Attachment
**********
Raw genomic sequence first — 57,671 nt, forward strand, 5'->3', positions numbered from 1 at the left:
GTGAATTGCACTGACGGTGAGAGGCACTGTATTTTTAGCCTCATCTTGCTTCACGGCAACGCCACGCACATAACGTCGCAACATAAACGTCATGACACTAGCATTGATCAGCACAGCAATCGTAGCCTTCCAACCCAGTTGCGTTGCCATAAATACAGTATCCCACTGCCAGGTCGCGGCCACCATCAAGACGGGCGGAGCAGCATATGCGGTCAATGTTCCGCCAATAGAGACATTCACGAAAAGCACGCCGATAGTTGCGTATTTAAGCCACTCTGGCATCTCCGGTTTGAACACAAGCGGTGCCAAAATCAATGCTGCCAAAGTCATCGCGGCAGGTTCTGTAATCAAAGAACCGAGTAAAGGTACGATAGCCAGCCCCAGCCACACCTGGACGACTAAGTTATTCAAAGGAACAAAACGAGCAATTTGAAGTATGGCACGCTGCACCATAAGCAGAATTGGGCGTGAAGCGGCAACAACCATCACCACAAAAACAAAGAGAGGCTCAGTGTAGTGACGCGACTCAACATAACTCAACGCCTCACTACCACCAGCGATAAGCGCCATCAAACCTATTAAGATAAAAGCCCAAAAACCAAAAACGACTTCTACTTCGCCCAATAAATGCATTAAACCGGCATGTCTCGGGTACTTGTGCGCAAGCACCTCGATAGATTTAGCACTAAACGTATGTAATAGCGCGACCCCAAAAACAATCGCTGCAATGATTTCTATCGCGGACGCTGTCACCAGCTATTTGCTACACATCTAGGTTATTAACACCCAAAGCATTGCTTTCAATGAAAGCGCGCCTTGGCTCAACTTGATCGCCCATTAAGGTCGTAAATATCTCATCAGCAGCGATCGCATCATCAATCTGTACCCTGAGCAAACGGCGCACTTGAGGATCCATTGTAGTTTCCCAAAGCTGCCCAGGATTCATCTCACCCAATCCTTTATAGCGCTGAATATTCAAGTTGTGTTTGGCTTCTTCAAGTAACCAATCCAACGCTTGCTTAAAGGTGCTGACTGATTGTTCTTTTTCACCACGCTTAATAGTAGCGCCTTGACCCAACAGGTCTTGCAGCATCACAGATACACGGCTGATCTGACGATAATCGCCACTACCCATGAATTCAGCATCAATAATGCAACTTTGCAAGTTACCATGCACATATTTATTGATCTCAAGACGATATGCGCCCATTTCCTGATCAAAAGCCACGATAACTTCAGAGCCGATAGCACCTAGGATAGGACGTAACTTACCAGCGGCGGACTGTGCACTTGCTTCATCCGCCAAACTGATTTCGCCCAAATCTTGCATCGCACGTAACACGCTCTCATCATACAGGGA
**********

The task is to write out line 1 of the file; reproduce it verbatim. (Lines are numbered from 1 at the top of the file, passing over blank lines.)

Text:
Raw genomic sequence first — 57,671 nt, forward strand, 5'->3', positions numbered from 1 at the left: